While South Korea is a small country with few (if any) natural resources to speak of, they’ve enthusiastically adapted to the modern technology revolution. Indeed, there are more cell phones in South Korea than there are people. This has helped make South Korea one of the leading tech innovators of the 21st century. However, Korean culture has a strong aversion to both risk and failure, which are some of the most essential lessons of startup culture, so much of the country has had trouble adapting to the startup culture. Since it was started in 2012, SparkLabs Korea has been working to boost Seoul’s startup ecosystem. Recently, it was announced on TechCrunch that the group is launching a $50 million fund for early-stage startups in the country with ambitions towards global expansion.
SparkLabs’ network now includes accelerators in Beijing and Taiwan, with plans to launch one dedicated to financial tech in Hong Kong next year. SparkLabs’ Korea fund, however, will be focusing on consumer services, enterprise, cloud computing, financial tech, artificial intelligence, and hardware. The typical check size will range from $1 million to $3 million. One reason that SparkLabs has decided to launch the fund five years after first being opened in Seoul is that partners noticed a growth in Korean startups in recent years, a major change in attitude in the South Korean market.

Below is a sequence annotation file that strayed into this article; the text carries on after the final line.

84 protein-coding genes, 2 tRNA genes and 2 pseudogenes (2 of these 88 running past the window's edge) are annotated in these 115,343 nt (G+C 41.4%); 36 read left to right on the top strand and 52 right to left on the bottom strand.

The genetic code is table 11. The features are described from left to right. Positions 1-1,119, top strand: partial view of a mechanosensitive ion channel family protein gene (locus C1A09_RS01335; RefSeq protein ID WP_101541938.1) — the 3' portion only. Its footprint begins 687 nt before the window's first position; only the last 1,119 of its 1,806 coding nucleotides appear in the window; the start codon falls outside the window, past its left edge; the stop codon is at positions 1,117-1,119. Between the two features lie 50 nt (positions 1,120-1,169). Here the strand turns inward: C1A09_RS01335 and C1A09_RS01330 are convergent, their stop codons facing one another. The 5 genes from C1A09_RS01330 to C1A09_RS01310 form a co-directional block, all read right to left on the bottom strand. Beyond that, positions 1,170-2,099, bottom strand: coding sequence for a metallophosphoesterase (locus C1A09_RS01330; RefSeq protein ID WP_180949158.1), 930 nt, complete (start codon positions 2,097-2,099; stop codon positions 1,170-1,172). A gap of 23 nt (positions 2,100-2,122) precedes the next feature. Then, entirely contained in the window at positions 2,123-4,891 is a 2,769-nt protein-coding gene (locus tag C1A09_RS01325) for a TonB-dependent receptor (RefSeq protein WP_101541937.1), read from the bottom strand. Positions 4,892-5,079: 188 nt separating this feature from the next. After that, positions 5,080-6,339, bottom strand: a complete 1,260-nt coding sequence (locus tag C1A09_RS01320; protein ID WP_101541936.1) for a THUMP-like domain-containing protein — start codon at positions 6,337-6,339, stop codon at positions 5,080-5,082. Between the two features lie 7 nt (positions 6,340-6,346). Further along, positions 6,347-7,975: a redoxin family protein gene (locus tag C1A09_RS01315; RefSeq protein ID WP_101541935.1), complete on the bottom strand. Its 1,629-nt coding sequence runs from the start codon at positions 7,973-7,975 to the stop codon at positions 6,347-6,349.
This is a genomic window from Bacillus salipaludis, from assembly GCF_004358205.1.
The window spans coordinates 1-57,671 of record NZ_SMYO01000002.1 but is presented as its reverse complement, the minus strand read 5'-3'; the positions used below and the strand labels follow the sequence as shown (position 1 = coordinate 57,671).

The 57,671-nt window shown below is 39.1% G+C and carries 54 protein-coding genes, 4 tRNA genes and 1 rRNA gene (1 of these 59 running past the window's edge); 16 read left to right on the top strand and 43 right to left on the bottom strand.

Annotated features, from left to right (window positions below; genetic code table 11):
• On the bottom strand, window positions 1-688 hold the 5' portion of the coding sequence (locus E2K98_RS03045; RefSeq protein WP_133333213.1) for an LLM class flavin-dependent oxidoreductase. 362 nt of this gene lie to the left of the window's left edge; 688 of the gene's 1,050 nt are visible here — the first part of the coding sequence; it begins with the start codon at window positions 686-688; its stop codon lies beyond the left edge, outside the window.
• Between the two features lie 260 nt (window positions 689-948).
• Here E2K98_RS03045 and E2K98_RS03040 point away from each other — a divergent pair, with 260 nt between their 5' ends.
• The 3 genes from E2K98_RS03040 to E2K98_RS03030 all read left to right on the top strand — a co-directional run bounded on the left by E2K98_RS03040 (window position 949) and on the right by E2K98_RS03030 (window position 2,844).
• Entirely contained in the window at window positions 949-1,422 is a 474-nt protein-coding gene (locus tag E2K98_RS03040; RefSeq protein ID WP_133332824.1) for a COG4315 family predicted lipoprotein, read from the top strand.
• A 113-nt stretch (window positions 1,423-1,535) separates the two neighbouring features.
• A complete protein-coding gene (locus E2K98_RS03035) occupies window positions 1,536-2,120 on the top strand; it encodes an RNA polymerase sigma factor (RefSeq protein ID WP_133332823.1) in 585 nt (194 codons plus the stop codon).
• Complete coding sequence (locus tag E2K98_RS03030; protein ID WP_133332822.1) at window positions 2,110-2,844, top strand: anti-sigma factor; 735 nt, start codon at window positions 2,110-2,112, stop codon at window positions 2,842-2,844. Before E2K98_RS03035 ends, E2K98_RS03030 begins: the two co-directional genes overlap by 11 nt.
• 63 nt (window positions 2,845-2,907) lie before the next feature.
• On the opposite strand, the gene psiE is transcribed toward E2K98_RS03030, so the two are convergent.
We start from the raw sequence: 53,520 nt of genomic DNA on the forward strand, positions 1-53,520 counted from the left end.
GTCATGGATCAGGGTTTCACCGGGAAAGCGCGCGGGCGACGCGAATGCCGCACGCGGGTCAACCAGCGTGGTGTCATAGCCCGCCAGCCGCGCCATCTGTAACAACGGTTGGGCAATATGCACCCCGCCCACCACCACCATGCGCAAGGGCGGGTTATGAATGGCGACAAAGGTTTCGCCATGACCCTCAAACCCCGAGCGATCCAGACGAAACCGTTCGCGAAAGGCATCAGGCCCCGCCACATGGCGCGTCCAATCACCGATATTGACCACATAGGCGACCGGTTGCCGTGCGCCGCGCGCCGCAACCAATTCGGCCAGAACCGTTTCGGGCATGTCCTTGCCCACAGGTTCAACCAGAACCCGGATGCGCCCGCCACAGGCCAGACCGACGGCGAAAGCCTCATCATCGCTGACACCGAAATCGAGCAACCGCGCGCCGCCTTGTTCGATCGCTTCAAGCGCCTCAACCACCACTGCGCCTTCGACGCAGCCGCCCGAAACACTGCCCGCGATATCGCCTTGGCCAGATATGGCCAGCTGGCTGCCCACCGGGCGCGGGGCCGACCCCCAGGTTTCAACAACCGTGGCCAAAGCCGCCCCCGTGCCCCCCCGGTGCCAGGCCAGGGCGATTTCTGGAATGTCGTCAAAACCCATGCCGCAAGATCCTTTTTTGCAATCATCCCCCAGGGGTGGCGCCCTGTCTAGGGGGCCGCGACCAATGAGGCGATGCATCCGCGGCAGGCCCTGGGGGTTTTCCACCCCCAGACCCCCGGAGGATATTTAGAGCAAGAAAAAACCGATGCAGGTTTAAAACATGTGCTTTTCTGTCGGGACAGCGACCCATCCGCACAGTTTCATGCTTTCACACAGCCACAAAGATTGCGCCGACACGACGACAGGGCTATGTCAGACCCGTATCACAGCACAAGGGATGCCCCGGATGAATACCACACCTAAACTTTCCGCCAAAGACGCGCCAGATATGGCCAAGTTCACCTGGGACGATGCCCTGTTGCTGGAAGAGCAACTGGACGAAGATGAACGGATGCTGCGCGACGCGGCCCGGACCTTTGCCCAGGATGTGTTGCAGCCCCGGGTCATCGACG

The smartphone market in South Korea, as mentioned above, reached saturation long before other countries. Mobile broadband is also extremely fast and affordable. These two factors help make South Korea a great test market for startups to refine their products before reaching a global audience. The fund has been looking for founders who aren’t tied to the cultural taboos behind risk and failure in South Korea. Many Korean venture capital firms are unwilling to invest in entrepreneurs without sustainable revenue, or who have been involved with failed startups in the past. The fund will also be offering startups access to SparkLabs’ global network of partners, startups, and advisors, an essential step for any company that’s looking to expand globally.